The television and cinematic portrayal of high school were never close to the real thing. There are bullies, yes, and cliques and jocks, but they aren’t as pronounced. They’re subtle and only reveal themselves if you look closely. No one hangs outside around their cars, waiting for the first bell to ring, at least not here. Nor do we have homeroom, though I’m sure it’s a staple in other high schools. And only this year did we get cheerleaders.
This is the day I’ve been waiting for years. The first day of my senior year of high school.
But I’m not as ecstatic as I thought I’d be. I’m happy that I only have one more year of high school, yet sad that it has passed by so fast. Given my notoriety, I don’t want the ride to be over just yet.
But this is the beginning of the end of childhood. In nine short months, high school won’t matter anymore. The Homecoming dances and Proms will be distant, revisited only in our memories. The friends we’ve made will go off and start their lives, never looking back. In ten years’ time, perhaps a few will return for a reunion, but most will be lost, dead, or apathetic.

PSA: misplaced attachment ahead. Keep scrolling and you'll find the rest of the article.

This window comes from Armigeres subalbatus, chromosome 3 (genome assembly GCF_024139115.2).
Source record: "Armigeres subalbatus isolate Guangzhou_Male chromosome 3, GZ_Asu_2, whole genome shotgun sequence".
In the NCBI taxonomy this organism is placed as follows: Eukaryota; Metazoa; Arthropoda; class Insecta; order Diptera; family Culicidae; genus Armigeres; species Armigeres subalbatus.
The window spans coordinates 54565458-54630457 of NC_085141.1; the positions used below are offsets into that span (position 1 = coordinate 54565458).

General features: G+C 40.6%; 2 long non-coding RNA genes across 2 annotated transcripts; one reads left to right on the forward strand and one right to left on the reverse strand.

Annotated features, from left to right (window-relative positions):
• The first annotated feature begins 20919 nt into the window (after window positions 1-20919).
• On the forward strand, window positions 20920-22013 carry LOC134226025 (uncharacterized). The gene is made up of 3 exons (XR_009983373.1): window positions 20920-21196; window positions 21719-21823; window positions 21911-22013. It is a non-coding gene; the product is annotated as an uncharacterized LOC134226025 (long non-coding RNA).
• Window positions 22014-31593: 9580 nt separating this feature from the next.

Deep down, this is what we’ve always thought we wanted– the end of high school. The start of our real lives and, for some, an end to torture.
We always wanted to drive up to school, windows rolled down, our favorite song blasting. We wanted to walk down the halls, acting as if we owned the place. There’s no longer anyone to look up to. We are now the senior class.
As we jump into the fray of our senior year, one of my favorite Latin phrases comes to mind: Ad Vitam Paramus.
We are preparing for life.